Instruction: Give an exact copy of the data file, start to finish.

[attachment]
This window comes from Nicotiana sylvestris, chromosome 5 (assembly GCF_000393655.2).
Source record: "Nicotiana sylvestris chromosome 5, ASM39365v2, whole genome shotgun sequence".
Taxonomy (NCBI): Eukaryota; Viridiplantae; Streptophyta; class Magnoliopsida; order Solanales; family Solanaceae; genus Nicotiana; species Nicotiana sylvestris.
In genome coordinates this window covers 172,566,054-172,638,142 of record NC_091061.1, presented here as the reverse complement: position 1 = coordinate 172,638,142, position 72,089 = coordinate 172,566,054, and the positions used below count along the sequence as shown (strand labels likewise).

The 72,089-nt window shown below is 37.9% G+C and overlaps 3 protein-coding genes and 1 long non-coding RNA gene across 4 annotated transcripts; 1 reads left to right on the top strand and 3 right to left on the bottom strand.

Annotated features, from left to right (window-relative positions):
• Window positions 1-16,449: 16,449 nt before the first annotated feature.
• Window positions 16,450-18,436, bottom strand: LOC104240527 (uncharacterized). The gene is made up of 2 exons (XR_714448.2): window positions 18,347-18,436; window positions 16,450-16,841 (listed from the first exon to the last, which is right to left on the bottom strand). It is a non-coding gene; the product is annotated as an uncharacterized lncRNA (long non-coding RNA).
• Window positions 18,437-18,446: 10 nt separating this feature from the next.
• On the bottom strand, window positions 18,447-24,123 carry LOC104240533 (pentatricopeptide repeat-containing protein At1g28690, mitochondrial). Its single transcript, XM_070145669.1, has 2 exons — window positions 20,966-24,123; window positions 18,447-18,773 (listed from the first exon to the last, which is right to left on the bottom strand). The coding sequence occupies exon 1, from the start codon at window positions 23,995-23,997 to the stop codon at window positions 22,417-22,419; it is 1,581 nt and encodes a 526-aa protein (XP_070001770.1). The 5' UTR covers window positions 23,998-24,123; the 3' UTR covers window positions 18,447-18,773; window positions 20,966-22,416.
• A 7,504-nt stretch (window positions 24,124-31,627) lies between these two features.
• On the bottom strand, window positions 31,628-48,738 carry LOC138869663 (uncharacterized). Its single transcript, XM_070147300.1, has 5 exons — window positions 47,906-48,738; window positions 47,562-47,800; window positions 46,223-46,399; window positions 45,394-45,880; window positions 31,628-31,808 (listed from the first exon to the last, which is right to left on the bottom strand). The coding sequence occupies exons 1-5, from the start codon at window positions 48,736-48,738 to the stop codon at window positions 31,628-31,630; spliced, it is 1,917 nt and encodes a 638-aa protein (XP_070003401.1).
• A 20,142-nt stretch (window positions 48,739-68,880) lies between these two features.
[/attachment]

This window comes from Nicotiana sylvestris, chromosome 5 (assembly GCF_000393655.2).
Source record: "Nicotiana sylvestris chromosome 5, ASM39365v2, whole genome shotgun sequence".
Taxonomy (NCBI): Eukaryota; Viridiplantae; Streptophyta; class Magnoliopsida; order Solanales; family Solanaceae; genus Nicotiana; species Nicotiana sylvestris.
In genome coordinates this window covers 172,566,054-172,638,142 of record NC_091061.1, presented here as the reverse complement: position 1 = coordinate 172,638,142, position 72,089 = coordinate 172,566,054, and the positions used below count along the sequence as shown (strand labels likewise).

The 72,089-nt window shown below is 37.9% G+C and overlaps 3 protein-coding genes and 1 long non-coding RNA gene across 4 annotated transcripts; 1 reads left to right on the top strand and 3 right to left on the bottom strand.

Annotated features, from left to right (window-relative positions):
• Window positions 1-16,449: 16,449 nt before the first annotated feature.
• Window positions 16,450-18,436, bottom strand: LOC104240527 (uncharacterized). The gene is made up of 2 exons (XR_714448.2): window positions 18,347-18,436; window positions 16,450-16,841 (listed from the first exon to the last, which is right to left on the bottom strand). It is a non-coding gene; the product is annotated as an uncharacterized lncRNA (long non-coding RNA).
• Window positions 18,437-18,446: 10 nt separating this feature from the next.
• On the bottom strand, window positions 18,447-24,123 carry LOC104240533 (pentatricopeptide repeat-containing protein At1g28690, mitochondrial). Its single transcript, XM_070145669.1, has 2 exons — window positions 20,966-24,123; window positions 18,447-18,773 (listed from the first exon to the last, which is right to left on the bottom strand). The coding sequence occupies exon 1, from the start codon at window positions 23,995-23,997 to the stop codon at window positions 22,417-22,419; it is 1,581 nt and encodes a 526-aa protein (XP_070001770.1). The 5' UTR covers window positions 23,998-24,123; the 3' UTR covers window positions 18,447-18,773; window positions 20,966-22,416.
• A 7,504-nt stretch (window positions 24,124-31,627) lies between these two features.
• On the bottom strand, window positions 31,628-48,738 carry LOC138869663 (uncharacterized). Its single transcript, XM_070147300.1, has 5 exons — window positions 47,906-48,738; window positions 47,562-47,800; window positions 46,223-46,399; window positions 45,394-45,880; window positions 31,628-31,808 (listed from the first exon to the last, which is right to left on the bottom strand). The coding sequence occupies exons 1-5, from the start codon at window positions 48,736-48,738 to the stop codon at window positions 31,628-31,630; spliced, it is 1,917 nt and encodes a 638-aa protein (XP_070003401.1).
• A 20,142-nt stretch (window positions 48,739-68,880) lies between these two features.